Moldova Foundation

The U.S. Helsinki Commission’s briefing “Prospects for Unfreezing Moldova’s Frozen Conflict in Transnistria” (June 14, 2011)

The U.S. Helsinki Commission’s briefing “Prospects for Unfreezing Moldova’s Frozen Conflict in Transnistria” (June 14, 2011)

October 08
14:56 2014

The United States Helsinki Commission’s briefing

“Prospects for Unfreezing Moldova’s Frozen Conflict in Transnistria”

June 14, 2011

2203 Rayburn House Office Building, Washington, DC


Witnesses

Igor Munteau, Moldovan Ambassador to the U.S.

Mr. Vladimir Socor, Political Analyst, Jamestown Foundation.

Mr. Lyndon K. Allin, II, Akin Gump Strauss Hauer & Feld

Mr. Vlad Spanu, President of the Moldova Foundation in Washington, DC

# # #

Since the Russia-Moldova ceasefire in 1992, which ended the Moldovan civil war, Russia has maintained troops and armaments in the region, perpetuating an eighteen-year frozen conflict, while propping up a proxy regime that does Moscow’s bidding.  Russian interference in negotiations toward a final settlement of the conflict has hindered progress in resolving the conflict.

The presence of Russian forces on Moldovan territory, without the consent of the national government has bred instability, insecurity, and human rights violations in Transnistria.  The human rights situation in Transnistria is deplorable, with arbitrary arrests for “spying and treason”; and activists and citizens who differ in opinion from the Transnistrian authorities, frequently arrested and held in detention for extended periods without trial.  The courts which issue these judgments have no legal standing and are politically-motivated.  Farmers living on the other side of the Nistru River face difficulties in farming their lands on the eastern (Transnistrian) side.  Transnistrian authorities have expropriated the properties of thousands of citizens.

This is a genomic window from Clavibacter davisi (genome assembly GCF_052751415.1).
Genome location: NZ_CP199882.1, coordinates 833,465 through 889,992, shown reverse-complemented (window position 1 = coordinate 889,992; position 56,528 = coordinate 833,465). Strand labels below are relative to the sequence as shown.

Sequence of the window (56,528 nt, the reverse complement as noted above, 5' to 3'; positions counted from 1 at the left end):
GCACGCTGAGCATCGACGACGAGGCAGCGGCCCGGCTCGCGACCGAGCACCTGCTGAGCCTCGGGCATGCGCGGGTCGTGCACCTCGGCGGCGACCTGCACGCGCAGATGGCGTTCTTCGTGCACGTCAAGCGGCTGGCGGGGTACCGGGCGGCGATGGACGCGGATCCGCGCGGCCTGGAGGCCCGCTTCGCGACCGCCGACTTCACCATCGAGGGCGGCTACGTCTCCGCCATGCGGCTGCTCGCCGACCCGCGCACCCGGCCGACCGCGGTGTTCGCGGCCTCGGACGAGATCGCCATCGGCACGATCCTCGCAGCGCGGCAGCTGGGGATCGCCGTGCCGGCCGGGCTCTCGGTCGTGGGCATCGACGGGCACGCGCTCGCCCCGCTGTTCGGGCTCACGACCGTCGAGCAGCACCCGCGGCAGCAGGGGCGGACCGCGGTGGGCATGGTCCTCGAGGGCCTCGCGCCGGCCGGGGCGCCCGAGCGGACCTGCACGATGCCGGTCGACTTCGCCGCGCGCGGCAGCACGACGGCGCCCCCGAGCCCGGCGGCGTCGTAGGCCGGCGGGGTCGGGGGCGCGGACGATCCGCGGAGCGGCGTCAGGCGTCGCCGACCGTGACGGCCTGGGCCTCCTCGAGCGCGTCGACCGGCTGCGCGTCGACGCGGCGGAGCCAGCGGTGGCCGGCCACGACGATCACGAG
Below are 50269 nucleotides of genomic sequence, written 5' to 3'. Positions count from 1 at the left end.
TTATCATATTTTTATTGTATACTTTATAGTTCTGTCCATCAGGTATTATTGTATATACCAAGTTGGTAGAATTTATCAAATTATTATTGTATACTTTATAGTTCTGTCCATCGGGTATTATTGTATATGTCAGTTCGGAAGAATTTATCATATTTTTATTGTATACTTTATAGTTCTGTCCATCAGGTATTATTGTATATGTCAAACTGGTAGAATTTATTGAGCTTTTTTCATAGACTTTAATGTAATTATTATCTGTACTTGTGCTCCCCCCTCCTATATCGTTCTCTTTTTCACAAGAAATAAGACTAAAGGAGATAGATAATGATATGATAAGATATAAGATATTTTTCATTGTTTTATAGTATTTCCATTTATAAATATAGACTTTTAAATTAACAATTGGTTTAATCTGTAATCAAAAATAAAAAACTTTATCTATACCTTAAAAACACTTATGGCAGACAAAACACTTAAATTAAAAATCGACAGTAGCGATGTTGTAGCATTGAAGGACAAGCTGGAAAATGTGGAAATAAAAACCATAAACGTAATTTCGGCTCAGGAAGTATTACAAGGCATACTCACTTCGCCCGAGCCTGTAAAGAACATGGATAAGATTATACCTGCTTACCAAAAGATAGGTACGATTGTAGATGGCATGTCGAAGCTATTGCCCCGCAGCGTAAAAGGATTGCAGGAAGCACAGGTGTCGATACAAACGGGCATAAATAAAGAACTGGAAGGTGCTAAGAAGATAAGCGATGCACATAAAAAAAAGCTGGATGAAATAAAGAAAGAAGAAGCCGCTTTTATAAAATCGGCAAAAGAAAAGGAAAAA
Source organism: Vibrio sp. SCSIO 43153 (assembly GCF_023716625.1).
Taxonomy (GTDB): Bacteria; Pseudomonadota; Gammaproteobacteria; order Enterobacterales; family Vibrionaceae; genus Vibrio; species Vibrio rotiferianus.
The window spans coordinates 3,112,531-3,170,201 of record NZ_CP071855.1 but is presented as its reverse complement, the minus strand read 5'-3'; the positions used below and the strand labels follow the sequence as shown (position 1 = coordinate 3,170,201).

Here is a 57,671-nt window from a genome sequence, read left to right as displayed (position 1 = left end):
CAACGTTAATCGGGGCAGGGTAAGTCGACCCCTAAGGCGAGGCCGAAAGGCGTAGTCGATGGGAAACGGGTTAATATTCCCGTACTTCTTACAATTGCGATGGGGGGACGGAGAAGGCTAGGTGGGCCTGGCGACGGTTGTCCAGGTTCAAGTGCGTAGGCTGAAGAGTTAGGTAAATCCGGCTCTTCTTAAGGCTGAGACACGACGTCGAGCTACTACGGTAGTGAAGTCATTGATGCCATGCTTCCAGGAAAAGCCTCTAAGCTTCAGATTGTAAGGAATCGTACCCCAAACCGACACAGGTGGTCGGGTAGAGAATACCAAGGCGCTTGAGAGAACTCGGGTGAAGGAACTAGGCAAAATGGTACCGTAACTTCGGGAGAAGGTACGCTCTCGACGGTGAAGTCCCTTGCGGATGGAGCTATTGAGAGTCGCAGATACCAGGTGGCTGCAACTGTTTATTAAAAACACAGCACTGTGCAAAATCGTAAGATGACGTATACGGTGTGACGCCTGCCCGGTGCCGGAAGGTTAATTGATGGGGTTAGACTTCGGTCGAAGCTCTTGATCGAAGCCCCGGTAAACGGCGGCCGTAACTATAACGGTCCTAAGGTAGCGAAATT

Moldovans who travel to Transnistria face harassment from the authorities.  Elections are routinely rigged.  Romanian language schools in Transnistria are regularly harassed by Transnistrian “authorities” and Moldovan citizens of Romanian heritage face serious obstacles in receiving education in their national language.

Outside the authority of the weak government in Chisinau, an illegal smuggling industry thrives in Transnistria, benefitting the ruling cadre, their Russian partners, and Ukrainians.  While improved since the European Union instituted customs monitors at a section of the Ukrainian and Transnistria boundary, customs fraud remains rampant.  The absence of control between Transnistria and Moldova is reported to facilitate illegal arms smuggling with Russia and other illicit transport.

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